Agribusiness giant Monsanto Co. is challenging a growing trend among dairies to label their milk "hormone free," saying that claim misleads consumers into believing the cow growth hormone Monsanto makes is unsafe.
St. Louis-based Monsanto's aggressive move against a group of dairies to halt use of the labels could send ripples through the food industry.
In letters filed recently with the Food and Drug Administration and the Federal Trade Commission, Monsanto protests that milk labels advertising the fact that cows did not receive the hormone - known variously as rBGH, rBST or Posilac, the trade name - have unfairly damaged its business, as well as that of dairy farmers who use the drug on their cows.
The FDA has found no difference between the milk produced by cows that received the hormone and the milk from cows that did not receive it, Monsanto says. The hormone increases milk production by about 10 percent.
Monsanto's action reflects a shift in the food industry in recent years, as consumers demand more natural and organic foods and seek labeling that explains just what went into their production. Cartons of eggs, for example, increasingly boast that the chickens that produced them were "cage-free." Beef is marketed as "grass-fed." Dairies began tagging milk as "hormone free" soon after Monsanto won FDA approval for its growth hormone in 1993.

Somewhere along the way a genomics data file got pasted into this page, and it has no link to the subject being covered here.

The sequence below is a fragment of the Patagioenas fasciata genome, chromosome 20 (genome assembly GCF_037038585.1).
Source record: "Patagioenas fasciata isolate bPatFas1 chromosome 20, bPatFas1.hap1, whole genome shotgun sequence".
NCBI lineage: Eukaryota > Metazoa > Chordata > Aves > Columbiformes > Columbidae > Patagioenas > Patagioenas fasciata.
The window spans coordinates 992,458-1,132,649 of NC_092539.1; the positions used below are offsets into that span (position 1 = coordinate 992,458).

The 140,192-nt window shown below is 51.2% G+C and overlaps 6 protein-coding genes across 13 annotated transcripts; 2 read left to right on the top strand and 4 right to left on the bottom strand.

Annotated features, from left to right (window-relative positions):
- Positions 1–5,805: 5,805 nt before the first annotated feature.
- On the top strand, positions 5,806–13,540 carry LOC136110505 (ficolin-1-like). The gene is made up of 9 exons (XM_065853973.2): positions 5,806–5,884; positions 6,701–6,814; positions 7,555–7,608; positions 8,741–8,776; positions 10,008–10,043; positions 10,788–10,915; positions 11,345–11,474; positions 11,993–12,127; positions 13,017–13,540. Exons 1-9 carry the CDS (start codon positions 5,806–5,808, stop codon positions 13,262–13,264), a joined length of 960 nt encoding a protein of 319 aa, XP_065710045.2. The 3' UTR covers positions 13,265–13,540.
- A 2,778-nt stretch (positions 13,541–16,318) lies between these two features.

Food producers that use such labels say that consumers have the right to know what is in their food and that they are responding to buyers' desires.
"Our customers tell us this is what they want," said Stanley Bennett, president of Oakhurst Dairy in Portland, Maine, which sells non-hormone milk. "They ask us for this."
Monsanto's latest claims renew a fight the company started several years ago when it sued Oakhurst, which is owned by Bennett's family. The case was settled in 2003 when Oakhurst agreed to include language on its labels that explains that the FDA had found no significant difference between milk from cows that were given the hormone, and those that did not get the hormone.
Bennett and Oakhurst, though, have hardly shied away from using the no-hormones pitch in selling dairy products. The dairy pays farmers not to use the hormone.
"Oakhurst knows that consumers want a choice," its Web site says. "So Oakhurst will continue working only with local farmers who pledge not to use artificial growth hormone."